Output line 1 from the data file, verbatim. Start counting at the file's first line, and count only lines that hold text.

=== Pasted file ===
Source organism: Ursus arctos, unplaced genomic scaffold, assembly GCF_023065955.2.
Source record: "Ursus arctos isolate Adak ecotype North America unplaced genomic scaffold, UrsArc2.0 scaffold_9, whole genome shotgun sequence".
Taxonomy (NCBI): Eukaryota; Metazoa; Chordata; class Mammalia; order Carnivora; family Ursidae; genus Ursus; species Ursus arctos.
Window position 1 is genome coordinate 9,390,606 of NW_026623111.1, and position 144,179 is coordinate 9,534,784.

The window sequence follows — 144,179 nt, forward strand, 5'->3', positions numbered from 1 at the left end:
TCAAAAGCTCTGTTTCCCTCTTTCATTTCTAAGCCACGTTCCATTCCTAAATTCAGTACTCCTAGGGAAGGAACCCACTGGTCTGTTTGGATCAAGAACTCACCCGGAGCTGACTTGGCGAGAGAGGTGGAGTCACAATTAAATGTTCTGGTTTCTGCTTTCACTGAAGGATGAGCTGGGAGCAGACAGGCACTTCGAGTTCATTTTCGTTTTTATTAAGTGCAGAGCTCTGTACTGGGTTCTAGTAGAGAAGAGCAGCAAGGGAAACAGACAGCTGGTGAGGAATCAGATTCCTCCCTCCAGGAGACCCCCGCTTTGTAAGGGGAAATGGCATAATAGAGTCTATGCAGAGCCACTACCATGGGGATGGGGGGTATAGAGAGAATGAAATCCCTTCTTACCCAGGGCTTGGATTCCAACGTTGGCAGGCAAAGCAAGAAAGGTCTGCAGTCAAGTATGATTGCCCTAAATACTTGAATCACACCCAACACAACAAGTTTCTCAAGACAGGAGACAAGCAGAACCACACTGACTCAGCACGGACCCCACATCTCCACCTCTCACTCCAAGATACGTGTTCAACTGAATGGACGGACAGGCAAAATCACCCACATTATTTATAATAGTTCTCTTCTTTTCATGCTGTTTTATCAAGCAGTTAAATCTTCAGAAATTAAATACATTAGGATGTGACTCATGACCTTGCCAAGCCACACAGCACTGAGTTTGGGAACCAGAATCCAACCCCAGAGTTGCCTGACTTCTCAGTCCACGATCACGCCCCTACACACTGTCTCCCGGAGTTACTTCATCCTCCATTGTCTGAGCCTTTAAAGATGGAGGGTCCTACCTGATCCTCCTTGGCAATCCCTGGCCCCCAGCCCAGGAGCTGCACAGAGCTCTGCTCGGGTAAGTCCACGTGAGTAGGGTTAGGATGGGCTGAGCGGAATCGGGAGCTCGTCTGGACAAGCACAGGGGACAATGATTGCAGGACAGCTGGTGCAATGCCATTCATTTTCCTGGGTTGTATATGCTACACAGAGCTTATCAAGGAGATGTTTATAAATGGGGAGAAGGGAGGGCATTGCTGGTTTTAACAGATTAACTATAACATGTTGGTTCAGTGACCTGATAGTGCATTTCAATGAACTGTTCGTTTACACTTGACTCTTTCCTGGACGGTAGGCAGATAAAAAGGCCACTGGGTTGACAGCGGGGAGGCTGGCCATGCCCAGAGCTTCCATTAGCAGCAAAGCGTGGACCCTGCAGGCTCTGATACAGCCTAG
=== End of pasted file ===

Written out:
Source organism: Ursus arctos, unplaced genomic scaffold, assembly GCF_023065955.2.